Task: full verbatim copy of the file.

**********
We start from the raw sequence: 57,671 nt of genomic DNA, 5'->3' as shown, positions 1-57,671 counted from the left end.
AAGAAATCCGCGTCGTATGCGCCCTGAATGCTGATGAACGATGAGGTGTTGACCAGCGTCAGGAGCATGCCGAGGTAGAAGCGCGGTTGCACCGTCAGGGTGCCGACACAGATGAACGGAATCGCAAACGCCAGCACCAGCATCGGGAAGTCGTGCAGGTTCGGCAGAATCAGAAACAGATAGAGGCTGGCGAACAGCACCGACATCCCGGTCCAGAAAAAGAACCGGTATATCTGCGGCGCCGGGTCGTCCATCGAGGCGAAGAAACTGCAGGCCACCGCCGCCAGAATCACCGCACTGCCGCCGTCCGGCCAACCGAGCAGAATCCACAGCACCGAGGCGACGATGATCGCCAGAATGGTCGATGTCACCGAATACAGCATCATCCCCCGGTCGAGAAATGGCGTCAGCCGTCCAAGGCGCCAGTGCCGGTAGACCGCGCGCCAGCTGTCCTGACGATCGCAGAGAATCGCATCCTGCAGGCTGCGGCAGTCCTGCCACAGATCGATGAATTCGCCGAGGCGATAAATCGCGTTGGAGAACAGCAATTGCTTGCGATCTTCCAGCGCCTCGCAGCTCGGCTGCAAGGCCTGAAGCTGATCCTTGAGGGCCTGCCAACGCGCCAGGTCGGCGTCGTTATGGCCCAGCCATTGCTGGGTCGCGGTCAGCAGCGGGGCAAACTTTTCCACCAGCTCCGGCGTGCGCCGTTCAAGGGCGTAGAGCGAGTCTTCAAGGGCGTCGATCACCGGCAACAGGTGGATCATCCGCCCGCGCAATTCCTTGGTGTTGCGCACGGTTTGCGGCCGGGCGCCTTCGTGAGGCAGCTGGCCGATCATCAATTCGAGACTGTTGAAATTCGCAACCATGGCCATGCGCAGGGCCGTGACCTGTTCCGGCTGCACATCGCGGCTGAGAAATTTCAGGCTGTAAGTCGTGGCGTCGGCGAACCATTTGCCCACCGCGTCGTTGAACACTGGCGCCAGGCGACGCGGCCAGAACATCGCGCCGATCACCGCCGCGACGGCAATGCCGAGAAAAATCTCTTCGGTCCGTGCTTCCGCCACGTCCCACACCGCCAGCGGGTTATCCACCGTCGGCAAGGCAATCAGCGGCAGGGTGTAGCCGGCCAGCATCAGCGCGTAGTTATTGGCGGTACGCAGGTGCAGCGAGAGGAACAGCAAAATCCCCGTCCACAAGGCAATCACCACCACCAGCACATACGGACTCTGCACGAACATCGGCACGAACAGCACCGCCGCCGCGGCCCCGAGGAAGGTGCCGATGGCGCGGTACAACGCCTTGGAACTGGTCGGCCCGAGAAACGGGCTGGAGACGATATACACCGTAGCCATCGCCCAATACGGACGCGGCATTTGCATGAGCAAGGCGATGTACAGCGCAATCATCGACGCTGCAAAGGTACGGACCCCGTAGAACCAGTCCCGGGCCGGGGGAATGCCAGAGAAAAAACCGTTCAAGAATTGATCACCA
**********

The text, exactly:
We start from the raw sequence: 57,671 nt of genomic DNA, 5'->3' as shown, positions 1-57,671 counted from the left end.
AAGAAATCCGCGTCGTATGCGCCCTGAATGCTGATGAACGATGAGGTGTTGACCAGCGTCAGGAGCATGCCGAGGTAGAAGCGCGGTTGCACCGTCAGGGTGCCGACACAGATGAACGGAATCGCAAACGCCAGCACCAGCATCGGGAAGTCGTGCAGGTTCGGCAGAATCAGAAACAGATAGAGGCTGGCGAACAGCACCGACATCCCGGTCCAGAAAAAGAACCGGTATATCTGCGGCGCCGGGTCGTCCATCGAGGCGAAGAAACTGCAGGCCACCGCCGCCAGAATCACCGCACTGCCGCCGTCCGGCCAACCGAGCAGAATCCACAGCACCGAGGCGACGATGATCGCCAGAATGGTCGATGTCACCGAATACAGCATCATCCCCCGGTCGAGAAATGGCGTCAGCCGTCCAAGGCGCCAGTGCCGGTAGACCGCGCGCCAGCTGTCCTGACGATCGCAGAGAATCGCATCCTGCAGGCTGCGGCAGTCCTGCCACAGATCGATGAATTCGCCGAGGCGATAAATCGCGTTGGAGAACAGCAATTGCTTGCGATCTTCCAGCGCCTCGCAGCTCGGCTGCAAGGCCTGAAGCTGATCCTTGAGGGCCTGCCAACGCGCCAGGTCGGCGTCGTTATGGCCCAGCCATTGCTGGGTCGCGGTCAGCAGCGGGGCAAACTTTTCCACCAGCTCCGGCGTGCGCCGTTCAAGGGCGTAGAGCGAGTCTTCAAGGGCGTCGATCACCGGCAACAGGTGGATCATCCGCCCGCGCAATTCCTTGGTGTTGCGCACGGTTTGCGGCCGGGCGCCTTCGTGAGGCAGCTGGCCGATCATCAATTCGAGACTGTTGAAATTCGCAACCATGGCCATGCGCAGGGCCGTGACCTGTTCCGGCTGCACATCGCGGCTGAGAAATTTCAGGCTGTAAGTCGTGGCGTCGGCGAACCATTTGCCCACCGCGTCGTTGAACACTGGCGCCAGGCGACGCGGCCAGAACATCGCGCCGATCACCGCCGCGACGGCAATGCCGAGAAAAATCTCTTCGGTCCGTGCTTCCGCCACGTCCCACACCGCCAGCGGGTTATCCACCGTCGGCAAGGCAATCAGCGGCAGGGTGTAGCCGGCCAGCATCAGCGCGTAGTTATTGGCGGTACGCAGGTGCAGCGAGAGGAACAGCAAAATCCCCGTCCACAAGGCAATCACCACCACCAGCACATACGGACTCTGCACGAACATCGGCACGAACAGCACCGCCGCCGCGGCCCCGAGGAAGGTGCCGATGGCGCGGTACAACGCCTTGGAACTGGTCGGCCCGAGAAACGGGCTGGAGACGATATACACCGTAGCCATCGCCCAATACGGACGCGGCATTTGCATGAGCAAGGCGATGTACAGCGCAATCATCGACGCTGCAAAGGTACGGACCCCGTAGAACCAGTCCCGGGCCGGGGGAATGCCAGAGAAAAAACCGTTCAAGAATTGATCACCA